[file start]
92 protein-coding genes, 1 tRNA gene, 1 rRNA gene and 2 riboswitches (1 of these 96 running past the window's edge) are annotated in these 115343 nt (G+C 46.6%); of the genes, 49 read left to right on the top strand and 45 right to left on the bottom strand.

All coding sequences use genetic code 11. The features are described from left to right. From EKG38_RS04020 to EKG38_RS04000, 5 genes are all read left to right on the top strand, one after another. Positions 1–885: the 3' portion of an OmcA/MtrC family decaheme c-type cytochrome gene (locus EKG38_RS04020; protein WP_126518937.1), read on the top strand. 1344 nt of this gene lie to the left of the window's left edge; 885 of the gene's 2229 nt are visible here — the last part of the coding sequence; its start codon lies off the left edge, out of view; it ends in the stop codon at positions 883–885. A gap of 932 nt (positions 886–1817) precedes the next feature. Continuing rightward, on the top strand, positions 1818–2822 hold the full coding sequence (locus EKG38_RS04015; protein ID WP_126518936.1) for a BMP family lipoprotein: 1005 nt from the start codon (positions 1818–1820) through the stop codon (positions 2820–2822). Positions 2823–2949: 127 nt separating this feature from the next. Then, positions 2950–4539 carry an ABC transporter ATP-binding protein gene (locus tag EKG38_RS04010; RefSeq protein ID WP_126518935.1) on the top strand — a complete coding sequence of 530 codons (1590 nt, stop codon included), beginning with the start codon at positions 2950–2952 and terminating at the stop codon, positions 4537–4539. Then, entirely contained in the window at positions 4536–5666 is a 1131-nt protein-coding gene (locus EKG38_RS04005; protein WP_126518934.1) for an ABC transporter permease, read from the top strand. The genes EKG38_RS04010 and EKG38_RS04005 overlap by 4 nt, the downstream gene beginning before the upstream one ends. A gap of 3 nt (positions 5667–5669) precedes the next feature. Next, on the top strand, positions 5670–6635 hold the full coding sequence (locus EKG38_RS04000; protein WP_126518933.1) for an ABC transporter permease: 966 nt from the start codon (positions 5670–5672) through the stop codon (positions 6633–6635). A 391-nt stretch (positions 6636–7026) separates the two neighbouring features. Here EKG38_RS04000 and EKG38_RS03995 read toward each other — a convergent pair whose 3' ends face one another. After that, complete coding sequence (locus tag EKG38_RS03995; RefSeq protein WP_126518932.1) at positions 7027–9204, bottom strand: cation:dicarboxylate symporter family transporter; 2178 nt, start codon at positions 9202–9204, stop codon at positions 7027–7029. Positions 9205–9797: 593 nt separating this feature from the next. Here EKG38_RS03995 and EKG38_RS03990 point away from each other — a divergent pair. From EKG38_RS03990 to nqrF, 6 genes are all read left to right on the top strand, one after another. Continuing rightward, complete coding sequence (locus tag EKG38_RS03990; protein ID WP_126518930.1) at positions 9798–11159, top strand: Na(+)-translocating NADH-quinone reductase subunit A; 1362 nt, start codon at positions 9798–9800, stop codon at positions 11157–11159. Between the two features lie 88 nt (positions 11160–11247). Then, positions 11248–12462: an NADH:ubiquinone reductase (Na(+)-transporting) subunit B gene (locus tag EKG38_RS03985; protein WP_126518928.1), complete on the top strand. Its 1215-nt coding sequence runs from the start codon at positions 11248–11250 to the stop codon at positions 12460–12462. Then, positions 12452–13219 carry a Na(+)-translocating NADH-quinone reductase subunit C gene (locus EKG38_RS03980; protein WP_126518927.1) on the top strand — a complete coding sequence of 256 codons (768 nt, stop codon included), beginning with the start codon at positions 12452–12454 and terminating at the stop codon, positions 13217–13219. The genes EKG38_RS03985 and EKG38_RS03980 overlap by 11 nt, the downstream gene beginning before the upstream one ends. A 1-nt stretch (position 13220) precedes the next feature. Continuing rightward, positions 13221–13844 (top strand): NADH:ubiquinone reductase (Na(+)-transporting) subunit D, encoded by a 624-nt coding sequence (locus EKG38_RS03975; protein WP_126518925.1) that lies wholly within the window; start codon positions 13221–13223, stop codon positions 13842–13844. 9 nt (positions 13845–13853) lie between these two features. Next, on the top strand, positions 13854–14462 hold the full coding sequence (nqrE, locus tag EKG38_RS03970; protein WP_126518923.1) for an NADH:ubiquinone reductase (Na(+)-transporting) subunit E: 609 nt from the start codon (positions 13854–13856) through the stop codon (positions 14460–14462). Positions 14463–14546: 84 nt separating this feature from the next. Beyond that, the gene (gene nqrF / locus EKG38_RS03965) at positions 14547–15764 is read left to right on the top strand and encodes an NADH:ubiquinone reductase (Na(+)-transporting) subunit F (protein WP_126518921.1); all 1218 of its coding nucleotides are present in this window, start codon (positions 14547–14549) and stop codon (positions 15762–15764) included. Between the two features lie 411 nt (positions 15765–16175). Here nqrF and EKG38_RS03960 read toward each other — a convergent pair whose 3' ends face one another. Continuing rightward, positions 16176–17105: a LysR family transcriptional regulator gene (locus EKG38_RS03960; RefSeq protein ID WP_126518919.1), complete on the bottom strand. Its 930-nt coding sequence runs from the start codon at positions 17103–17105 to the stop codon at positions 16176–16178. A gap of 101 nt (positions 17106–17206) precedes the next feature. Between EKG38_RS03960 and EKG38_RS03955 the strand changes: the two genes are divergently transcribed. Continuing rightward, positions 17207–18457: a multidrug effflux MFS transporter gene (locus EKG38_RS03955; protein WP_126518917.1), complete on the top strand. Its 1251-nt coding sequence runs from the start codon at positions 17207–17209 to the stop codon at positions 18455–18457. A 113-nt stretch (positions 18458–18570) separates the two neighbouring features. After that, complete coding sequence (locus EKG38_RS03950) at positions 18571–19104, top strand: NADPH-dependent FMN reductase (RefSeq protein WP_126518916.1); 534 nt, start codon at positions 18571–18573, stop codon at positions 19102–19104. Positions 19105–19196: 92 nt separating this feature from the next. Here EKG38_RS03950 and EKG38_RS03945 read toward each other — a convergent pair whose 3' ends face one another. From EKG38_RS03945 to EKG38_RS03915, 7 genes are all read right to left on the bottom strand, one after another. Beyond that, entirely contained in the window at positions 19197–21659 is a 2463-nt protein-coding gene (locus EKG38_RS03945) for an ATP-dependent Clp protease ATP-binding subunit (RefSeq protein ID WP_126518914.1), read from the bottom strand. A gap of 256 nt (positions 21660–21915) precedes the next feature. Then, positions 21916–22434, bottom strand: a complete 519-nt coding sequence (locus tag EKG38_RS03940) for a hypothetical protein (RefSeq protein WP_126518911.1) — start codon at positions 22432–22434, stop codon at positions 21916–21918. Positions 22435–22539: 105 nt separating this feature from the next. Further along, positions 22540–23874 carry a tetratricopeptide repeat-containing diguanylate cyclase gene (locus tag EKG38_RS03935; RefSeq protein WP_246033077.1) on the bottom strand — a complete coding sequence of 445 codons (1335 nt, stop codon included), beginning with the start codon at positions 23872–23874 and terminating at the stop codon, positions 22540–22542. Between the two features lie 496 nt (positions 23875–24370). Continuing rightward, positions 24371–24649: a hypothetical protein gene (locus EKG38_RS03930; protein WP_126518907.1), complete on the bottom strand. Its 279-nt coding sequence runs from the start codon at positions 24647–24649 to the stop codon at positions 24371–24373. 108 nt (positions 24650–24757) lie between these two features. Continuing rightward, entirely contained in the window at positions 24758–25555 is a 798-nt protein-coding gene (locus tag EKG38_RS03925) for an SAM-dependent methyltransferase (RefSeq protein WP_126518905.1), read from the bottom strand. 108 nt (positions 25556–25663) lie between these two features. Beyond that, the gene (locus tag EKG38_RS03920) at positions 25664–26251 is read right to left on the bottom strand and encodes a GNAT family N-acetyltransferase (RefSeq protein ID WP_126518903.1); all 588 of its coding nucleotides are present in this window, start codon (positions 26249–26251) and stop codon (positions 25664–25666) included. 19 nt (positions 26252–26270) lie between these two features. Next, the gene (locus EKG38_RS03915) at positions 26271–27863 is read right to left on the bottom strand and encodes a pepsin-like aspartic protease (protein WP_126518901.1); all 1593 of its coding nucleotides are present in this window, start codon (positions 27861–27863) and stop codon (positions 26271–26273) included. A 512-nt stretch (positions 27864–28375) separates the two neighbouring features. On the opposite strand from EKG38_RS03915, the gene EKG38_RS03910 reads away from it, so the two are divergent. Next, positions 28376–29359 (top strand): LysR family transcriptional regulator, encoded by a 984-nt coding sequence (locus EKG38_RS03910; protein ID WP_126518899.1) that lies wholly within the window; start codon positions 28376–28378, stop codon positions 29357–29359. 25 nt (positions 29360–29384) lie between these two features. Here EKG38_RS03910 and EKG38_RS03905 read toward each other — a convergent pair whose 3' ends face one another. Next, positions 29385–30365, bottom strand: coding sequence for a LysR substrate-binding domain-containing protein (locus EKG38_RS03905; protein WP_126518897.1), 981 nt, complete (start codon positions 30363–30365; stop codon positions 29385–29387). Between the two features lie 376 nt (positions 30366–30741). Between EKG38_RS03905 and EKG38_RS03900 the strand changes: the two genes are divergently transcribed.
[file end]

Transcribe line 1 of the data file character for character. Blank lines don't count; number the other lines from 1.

92 protein-coding genes, 1 tRNA gene, 1 rRNA gene and 2 riboswitches (1 of these 96 running past the window's edge) are annotated in these 115343 nt (G+C 46.6%); of the genes, 49 read left to right on the top strand and 45 right to left on the bottom strand.